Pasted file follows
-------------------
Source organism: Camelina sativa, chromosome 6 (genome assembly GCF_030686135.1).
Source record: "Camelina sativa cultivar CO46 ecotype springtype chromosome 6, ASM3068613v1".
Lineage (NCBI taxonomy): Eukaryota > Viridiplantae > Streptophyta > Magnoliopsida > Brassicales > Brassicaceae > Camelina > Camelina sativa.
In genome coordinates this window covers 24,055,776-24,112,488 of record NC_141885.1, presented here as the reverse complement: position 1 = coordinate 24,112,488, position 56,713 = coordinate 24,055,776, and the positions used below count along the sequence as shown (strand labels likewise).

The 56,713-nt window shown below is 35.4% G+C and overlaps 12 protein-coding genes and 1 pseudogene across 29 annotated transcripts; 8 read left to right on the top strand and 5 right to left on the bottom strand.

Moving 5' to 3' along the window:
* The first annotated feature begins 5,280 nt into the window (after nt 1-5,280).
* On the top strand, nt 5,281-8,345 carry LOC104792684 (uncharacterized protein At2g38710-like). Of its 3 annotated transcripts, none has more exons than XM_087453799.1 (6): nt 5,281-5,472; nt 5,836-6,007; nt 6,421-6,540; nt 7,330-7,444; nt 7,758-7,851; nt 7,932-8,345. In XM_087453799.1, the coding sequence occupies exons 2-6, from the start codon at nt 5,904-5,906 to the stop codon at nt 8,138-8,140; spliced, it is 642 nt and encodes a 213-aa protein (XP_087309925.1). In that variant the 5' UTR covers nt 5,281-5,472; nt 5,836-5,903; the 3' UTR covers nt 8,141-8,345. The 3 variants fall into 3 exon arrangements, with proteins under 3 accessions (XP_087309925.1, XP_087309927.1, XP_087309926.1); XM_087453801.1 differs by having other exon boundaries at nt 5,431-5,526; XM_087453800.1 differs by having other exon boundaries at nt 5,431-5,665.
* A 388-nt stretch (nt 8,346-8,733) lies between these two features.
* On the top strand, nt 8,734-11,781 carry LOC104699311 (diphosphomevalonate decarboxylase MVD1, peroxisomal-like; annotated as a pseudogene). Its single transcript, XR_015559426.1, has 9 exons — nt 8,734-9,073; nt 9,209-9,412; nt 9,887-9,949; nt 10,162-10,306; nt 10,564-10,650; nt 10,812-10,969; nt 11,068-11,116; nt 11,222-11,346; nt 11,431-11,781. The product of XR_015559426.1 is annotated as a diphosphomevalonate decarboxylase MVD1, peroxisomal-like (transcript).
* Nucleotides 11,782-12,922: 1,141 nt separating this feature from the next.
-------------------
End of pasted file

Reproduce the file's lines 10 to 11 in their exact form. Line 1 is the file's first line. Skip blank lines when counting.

* On the top strand, nt 8,734-11,781 carry LOC104699311 (diphosphomevalonate decarboxylase MVD1, peroxisomal-like; annotated as a pseudogene). Its single transcript, XR_015559426.1, has 9 exons — nt 8,734-9,073; nt 9,209-9,412; nt 9,887-9,949; nt 10,162-10,306; nt 10,564-10,650; nt 10,812-10,969; nt 11,068-11,116; nt 11,222-11,346; nt 11,431-11,781. The product of XR_015559426.1 is annotated as a diphosphomevalonate decarboxylase MVD1, peroxisomal-like (transcript).
* Nucleotides 11,782-12,922: 1,141 nt separating this feature from the next.